Trump’s presidency, culminating in his ultimately foiled effort to subvert the 2020 election, provided hard lessons about the roadblocks an independent civil service can offer and the attendees of CPAC seemed to have taken them to heart. Onstage, a mere 36 hours before the now-infamous FBI raid, Trump stated that a major priority for the next president would be “to remove rogue bureaucrats and root out the deep state. Congress should pass groundbreaking reform, empowering the president to ensure that any federal employee who is corrupt, incompetent or unnecessary for the job can be told, ‘You’re fired.’ You ever hear that? You’re fired? ‘You’re fired.’”
The policy plank echoed Bannon’s fiery speech the night before. “This is more than a bureaucracy,” he thundered. “This is an organic thing that’s grown. It has its own courts. It puts its own legislation out in the federal register. It has its own enforcement capability. It’s an absolute government that must be taken apart. Brick by brick. And Kash gave us — Kash showed us how. Axios has been reporting it.”
Bannon here refers to “Schedule F,” an executive order quietly signed into law by President Trump in October of 2020 and just as quietly repealed by Biden in 2021, and to Kash Patel, Devin Nunes’ former congressional aide who in four short years climbed spider-like into Trump’s inner circle and — very nearly — into the deputy directorship of the CIA during Trump’s last desperate efforts to remain in power. (He wound up as chief of staff to the acting secretary of defense instead.)
The climber is still climbing. Axios reports that Patel is driving efforts to revive Schedule F come 2025. The order as signed during the Trump administration sought to remove job protections for any civil service job that influences public policy in any way — an estimated 50,000 positions — and allowed the executive branch to fill those positions with loyalists and lackeys loyal not to the country but to the President. It represents the culmination of a certain strain of thinking on the right — a policy with a hint of RAGE built in — but the Trump administration did not manage to act on it before its time ran out.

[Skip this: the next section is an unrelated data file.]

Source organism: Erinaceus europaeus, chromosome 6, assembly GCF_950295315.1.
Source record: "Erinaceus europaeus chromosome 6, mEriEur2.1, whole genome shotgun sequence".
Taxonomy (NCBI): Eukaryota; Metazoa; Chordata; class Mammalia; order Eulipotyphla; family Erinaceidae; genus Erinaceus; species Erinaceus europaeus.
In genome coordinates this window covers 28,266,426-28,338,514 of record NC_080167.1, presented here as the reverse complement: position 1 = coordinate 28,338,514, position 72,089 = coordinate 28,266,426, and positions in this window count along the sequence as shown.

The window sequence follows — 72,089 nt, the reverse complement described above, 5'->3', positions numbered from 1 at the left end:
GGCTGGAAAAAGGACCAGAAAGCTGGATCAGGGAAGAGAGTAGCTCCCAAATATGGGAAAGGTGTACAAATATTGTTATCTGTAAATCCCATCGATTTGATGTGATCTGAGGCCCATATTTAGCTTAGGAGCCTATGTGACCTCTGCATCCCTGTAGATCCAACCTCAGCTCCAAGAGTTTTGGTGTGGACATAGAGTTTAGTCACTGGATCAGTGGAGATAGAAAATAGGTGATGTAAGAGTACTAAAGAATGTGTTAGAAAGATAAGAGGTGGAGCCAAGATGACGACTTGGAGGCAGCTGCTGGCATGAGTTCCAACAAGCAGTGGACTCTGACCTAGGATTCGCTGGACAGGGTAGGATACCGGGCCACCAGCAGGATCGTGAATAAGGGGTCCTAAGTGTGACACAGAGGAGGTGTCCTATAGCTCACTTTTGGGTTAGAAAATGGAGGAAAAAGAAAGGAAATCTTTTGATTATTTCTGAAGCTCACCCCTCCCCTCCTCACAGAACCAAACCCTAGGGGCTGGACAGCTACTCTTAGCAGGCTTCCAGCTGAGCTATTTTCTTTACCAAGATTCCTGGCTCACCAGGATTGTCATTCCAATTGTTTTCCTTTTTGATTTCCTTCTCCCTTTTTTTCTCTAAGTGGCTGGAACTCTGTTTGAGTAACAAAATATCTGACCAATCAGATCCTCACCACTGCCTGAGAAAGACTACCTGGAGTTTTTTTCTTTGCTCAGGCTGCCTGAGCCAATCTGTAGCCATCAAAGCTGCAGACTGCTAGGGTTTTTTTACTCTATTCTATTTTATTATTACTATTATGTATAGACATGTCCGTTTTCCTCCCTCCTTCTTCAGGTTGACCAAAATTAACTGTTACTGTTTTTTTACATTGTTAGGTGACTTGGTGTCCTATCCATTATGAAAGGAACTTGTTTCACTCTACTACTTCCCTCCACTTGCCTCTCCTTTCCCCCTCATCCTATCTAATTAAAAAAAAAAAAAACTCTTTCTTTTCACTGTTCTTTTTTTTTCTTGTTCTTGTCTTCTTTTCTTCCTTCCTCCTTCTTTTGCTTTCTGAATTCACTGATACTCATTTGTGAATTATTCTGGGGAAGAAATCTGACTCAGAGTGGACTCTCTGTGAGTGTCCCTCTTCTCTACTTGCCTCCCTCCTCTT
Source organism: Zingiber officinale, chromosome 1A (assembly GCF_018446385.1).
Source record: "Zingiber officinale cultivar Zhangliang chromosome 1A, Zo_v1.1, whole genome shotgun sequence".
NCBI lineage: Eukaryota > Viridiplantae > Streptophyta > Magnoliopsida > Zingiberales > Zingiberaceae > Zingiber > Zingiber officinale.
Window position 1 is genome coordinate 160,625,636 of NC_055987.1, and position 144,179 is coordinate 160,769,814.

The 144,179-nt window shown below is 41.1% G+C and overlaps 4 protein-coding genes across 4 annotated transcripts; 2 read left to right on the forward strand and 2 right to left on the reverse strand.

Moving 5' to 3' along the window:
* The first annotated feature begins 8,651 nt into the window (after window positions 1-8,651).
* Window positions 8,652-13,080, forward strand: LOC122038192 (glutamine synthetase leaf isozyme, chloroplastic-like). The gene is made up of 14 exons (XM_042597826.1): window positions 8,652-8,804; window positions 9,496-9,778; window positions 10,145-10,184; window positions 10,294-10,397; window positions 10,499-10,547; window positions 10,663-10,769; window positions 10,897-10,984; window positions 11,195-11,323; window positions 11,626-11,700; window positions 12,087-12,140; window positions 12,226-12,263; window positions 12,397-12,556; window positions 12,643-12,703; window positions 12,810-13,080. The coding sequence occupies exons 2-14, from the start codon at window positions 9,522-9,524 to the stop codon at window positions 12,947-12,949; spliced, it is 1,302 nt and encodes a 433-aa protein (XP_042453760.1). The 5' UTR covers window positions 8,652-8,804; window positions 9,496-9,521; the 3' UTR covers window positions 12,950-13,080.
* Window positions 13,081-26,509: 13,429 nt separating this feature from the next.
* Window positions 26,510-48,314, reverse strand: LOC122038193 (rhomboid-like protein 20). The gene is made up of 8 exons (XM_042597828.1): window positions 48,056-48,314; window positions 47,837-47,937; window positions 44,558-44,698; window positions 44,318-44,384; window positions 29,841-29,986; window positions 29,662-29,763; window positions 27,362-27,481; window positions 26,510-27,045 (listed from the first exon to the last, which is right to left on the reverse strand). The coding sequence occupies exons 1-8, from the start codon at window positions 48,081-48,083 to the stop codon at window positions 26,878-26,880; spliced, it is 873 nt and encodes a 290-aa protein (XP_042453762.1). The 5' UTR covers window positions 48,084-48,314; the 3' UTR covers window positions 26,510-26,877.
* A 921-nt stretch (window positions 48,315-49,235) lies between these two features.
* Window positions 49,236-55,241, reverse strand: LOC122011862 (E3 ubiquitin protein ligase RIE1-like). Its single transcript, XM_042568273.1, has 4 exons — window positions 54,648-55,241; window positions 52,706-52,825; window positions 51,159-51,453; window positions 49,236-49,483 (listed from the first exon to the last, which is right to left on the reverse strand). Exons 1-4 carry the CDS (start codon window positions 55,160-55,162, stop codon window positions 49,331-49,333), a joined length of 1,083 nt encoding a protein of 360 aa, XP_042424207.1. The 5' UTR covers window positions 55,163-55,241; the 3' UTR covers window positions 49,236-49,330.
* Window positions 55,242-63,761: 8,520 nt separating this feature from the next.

Next time will be different, various CPAC attendees promised. “We’re gonna have a well-trained cadre of people that will hit the beach day one,” Bannon continued. “And their number one thing is to start taking apart the federal bureaucracy brick by brick.”
There are good reasons why someone from either side of the political spectrum might want to dismantle the FBI. This is the same institution that, from the 1950s through 1971, worked to destroy the civil rights movement through illegal surveillance and infiltration. Its aggressive tactics at Ruby Ridge and WACO ended in disaster. More recently, it surveilled Occupy Wall Street ahead of a violent police crackdown on the movement, and used its power to conduct surveillance on Portland protesters during the Black Lives Matter protests of 2020.
But the conservative desire to gut the FBI does not stem from abstract libertarian ideals or principled opposition to militarized state suppression of dissent. It is of a piece with the desire to dismantle any other civil branch of government that might stand in the way of a total takeover. Trump and his allies have no desire to dismantle the police state; they would simply like to control it.
“FBI officials mid-level, they know there’s a problem. They want to solve it. They are good people,” Richard Grenell, the former (wildly-underqualified) acting Director of National Intelligence, asserted. “It’s the leadership at the FBI, it’s the leadership at DOJ.”
“The next Congress should spearhead the largest increase in the hiring of police officers in American history,” Donald Trump asserted to uproarious applause at CPAC Dallas. “We’ll also need a record increase in the number of new ICE officers and border patrol officers to resume the enforcement of our immigration laws and to deport the illegal aliens.”
Trump and his allies do not categorize the FBI, ICE, and the police force as different agencies of American law enforcement. They view them as either for Trump (ICE and the police) or against him (the FBI). The seeming contradiction of supporting only some of these agencies disappears when you view these efforts for what they are: consolidation of power and the elimination of opposing forces in 2024.
“In the next 24 months, starting on November 8th through the ‘24 elections, we have the opportunity that will never come again,” Bannon told his audience as he finished outlining his plan to deconstruct the administrative state. “We have the ability to shatter — shatter — the Democratic Party as a national political institution.”
Any criminal justice reform advocates hoodwinked by the ostensible wave of fellow feeling among the MAGA set might want to put away the champagne. The only thing worse than the FBI as it currently exists might be the FBI after Bannon and Trump remake it in their own image.
Laura Jedeed is a freelance journalist based in New York City who concentrates primarily on politics and the far right. Follow her on Twitter: @LauraJedeed.